Often when your primary care doctors and specialists at The Medical Group of South Florida discuss the relative merits of a new drug or treatment, you’ll hear us explain how well it performed vs. a placebo in clinical trials.
But what is a placebo? The popular definition is a “sugar pill,” but it’s more than that. When researchers are conducting a new drug trial, they will divide their subjects into one of two or three groups: those receiving the drug to be tested, those receiving a placebo such as sugar or distilled water, and often, depending on the type of trial, a control group that receives nothing. Placebos have been used not only in testing drugs but in such widely varied procedures as acupuncture and knee surgery.
The problem with testing new treatments against placebos is that, in any trial, up to 40% of those receiving the procedure will experience some benefit. For example, in the knee surgery mentioned above, a famous 2002 study looked at the effect of arthroscopic surgery in the knee, and found that sham surgery (in which incisions were made in the knee but nothing else was done) yielded results equal to those receiving the actual surgery (in which either loose or worn cartilage was cut away or flushed out). All participants reported comparable and lasting reductions in pain.
“Placebo” is Latin for “I shall please,” and reflects the supposition that those who experience the placebo effect (or response) are trying to please the researcher or doctor by reporting that they feel better than they actually do, or even by triggering endorphins in the brain that can temporarily mask pain.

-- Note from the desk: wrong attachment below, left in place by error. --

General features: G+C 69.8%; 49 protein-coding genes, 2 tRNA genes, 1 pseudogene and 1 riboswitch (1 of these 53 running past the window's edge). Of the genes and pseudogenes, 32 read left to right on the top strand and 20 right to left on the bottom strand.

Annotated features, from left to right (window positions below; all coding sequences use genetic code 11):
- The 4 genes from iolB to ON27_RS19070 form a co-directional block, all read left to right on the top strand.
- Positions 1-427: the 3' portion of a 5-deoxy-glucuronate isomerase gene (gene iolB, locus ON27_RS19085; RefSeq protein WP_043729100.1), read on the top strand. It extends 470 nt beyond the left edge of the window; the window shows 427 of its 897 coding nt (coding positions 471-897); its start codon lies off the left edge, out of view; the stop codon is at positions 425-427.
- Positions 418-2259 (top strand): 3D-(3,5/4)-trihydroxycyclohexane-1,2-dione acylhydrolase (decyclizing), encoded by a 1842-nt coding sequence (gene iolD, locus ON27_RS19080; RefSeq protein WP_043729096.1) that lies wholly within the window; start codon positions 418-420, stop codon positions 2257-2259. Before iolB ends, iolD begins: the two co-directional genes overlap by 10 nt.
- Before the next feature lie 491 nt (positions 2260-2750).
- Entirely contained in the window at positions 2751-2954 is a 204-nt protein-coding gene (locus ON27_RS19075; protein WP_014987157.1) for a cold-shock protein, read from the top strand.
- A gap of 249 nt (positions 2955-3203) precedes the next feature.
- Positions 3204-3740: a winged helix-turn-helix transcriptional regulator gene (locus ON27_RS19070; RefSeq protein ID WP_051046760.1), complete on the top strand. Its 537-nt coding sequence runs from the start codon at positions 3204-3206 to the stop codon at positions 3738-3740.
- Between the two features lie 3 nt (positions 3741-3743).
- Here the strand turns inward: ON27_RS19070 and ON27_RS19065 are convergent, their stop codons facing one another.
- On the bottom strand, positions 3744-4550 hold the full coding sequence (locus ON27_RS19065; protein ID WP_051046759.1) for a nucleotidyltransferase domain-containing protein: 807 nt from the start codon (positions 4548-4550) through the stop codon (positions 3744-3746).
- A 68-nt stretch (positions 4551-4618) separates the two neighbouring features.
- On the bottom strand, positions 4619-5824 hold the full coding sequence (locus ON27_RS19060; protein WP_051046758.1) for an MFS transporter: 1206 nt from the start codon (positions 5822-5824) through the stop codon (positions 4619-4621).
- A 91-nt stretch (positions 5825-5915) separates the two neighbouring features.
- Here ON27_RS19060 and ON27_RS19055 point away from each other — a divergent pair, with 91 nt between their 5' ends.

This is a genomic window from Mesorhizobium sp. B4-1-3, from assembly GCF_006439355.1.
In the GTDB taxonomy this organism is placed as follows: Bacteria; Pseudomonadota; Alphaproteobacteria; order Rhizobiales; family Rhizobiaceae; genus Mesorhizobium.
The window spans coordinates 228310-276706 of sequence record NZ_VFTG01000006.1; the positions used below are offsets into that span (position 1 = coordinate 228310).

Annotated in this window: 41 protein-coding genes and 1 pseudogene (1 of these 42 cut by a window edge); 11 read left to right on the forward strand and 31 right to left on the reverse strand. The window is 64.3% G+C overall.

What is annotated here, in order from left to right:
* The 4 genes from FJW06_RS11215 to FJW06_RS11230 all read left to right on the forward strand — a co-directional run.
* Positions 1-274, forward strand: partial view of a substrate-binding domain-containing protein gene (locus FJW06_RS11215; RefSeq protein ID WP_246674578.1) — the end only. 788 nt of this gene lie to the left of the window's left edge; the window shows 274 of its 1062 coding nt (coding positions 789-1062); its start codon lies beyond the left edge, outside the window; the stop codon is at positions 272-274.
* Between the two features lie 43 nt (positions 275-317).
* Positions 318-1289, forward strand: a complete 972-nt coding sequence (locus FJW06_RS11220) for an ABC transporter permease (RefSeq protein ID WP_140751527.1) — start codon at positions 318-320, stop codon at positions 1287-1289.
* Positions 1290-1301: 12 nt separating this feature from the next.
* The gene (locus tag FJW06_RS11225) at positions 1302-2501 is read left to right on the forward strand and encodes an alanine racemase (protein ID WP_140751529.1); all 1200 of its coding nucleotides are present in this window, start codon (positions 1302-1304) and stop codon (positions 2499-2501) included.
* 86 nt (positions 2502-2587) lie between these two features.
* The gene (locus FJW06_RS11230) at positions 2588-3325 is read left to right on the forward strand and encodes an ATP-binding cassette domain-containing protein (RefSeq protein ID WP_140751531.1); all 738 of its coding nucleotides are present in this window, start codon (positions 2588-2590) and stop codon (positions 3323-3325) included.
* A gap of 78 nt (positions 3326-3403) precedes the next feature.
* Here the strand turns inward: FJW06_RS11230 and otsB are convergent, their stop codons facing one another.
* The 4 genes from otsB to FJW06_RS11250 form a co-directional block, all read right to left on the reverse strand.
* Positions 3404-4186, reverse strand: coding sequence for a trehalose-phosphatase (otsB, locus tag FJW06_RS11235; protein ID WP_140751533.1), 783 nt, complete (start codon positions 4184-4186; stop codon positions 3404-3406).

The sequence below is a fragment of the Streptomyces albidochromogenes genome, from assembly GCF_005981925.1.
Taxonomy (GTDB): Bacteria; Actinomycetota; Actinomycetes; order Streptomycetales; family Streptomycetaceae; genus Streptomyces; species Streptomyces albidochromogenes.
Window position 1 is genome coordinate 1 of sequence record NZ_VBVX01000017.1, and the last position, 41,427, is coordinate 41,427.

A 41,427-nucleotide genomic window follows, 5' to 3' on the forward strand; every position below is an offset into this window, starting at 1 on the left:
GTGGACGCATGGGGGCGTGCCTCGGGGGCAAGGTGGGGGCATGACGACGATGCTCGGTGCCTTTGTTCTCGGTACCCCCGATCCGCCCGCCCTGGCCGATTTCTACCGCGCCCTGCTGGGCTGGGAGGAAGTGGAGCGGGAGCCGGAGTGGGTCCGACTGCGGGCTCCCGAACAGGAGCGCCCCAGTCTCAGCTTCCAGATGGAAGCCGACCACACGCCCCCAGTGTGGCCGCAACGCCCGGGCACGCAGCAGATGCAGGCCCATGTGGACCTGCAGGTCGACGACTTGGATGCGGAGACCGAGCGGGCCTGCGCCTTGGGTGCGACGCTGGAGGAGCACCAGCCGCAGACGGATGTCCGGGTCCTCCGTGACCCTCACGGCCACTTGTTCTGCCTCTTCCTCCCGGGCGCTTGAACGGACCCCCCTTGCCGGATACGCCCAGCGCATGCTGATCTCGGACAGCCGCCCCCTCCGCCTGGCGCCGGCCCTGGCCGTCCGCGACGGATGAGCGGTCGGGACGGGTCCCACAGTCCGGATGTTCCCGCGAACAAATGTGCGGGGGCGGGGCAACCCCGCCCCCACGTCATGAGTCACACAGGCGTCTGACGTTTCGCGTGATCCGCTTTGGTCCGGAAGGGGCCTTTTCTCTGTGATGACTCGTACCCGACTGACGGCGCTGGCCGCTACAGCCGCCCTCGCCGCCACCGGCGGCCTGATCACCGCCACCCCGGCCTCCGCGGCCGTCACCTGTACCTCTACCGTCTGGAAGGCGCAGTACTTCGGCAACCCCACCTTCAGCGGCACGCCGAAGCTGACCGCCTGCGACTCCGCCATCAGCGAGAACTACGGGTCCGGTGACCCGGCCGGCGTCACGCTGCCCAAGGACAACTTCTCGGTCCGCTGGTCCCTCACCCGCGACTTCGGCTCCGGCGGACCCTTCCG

But a 2015 article from the Harvard Medical School insisted that recent research confirmed the placebo effect is real, and that measurable physiological changes can be observed in those taking a placebo, similar to those observed with subjects taking the real drug. Relief of such symptoms as itching, tremors, nausea, constipation, and depression call into question the endorphin explanation, not to mention the “I shall please” concept.
Others have observed that the placebo effect is an example of our brain’s powers of self-healing, and theorize that the belief that the drug will be effective releases natural healing chemicals within the body. One study, for example, showed a placebo effect in subjects with Parkinson’s disease; further testing revealed that their brains had responded to the placebo by manufacturing more of the chemical that was in the real drug given other study subjects.
Another similarly mysterious aspect of placebos was highlighted in a 2015 University of Colorado study in which subjects were told the drug they were receiving was the real thing, then several sessions later, were told they were actually receiving the placebo. Mysteriously, they continued to experience pain relief with the fake drug even after the revelation.
Tor Wager, one of the co-authors of the study said, “We’re still learning a lot about the critical ingredients of placebo effects. What we think now is that they require both belief in the power of the treatment and experiences that are consistent with those beliefs. Those experiences make the brain learn to respond to the treatment as a real event. After the learning has occurred, your brain can still respond to the placebo even if you no longer believe in it.”
Of all the factors advanced as possibly being responsible for the placebo effect, perhaps the most important is the doctor-patient relationship. There is strong evidence that at least some of the placebo effect can be attributed to attentive, empathetic interaction from the physician. “People are wired to feel better when doctors listen to them, explain the cause of their problem and convey that they care,” said Dr. Howard Brody of the Institute for Medical Humanities in Galveston, TX.
This is why your primary care physicians and specialists at The Medical Group of South Florida devote so much time to interacting with our patients—we know that a caring physician can make all the difference.